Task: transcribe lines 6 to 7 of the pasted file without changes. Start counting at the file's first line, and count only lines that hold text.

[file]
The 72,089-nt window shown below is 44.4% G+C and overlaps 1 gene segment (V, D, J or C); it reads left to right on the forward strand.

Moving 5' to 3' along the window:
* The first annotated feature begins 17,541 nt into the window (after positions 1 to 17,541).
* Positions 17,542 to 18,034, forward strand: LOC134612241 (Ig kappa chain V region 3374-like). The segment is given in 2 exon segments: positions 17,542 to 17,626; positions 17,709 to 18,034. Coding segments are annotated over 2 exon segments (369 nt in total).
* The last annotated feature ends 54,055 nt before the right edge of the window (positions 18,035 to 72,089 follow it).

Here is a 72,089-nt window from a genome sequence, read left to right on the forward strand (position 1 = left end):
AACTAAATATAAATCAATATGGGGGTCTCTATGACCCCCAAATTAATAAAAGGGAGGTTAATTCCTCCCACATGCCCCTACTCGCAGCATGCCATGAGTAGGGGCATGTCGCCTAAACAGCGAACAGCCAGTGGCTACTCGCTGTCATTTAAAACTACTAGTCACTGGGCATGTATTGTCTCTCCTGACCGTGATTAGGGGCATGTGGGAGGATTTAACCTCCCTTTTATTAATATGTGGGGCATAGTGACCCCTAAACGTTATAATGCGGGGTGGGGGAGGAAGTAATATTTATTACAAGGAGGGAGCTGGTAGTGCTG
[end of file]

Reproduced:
Here is a 72,089-nt window from a genome sequence, read left to right on the forward strand (position 1 = left end):
AACTAAATATAAATCAATATGGGGGTCTCTATGACCCCCAAATTAATAAAAGGGAGGTTAATTCCTCCCACATGCCCCTACTCGCAGCATGCCATGAGTAGGGGCATGTCGCCTAAACAGCGAACAGCCAGTGGCTACTCGCTGTCATTTAAAACTACTAGTCACTGGGCATGTATTGTCTCTCCTGACCGTGATTAGGGGCATGTGGGAGGATTTAACCTCCCTTTTATTAATATGTGGGGCATAGTGACCCCTAAACGTTATAATGCGGGGTGGGGGAGGAAGTAATATTTATTACAAGGAGGGAGCTGGTAGTGCTG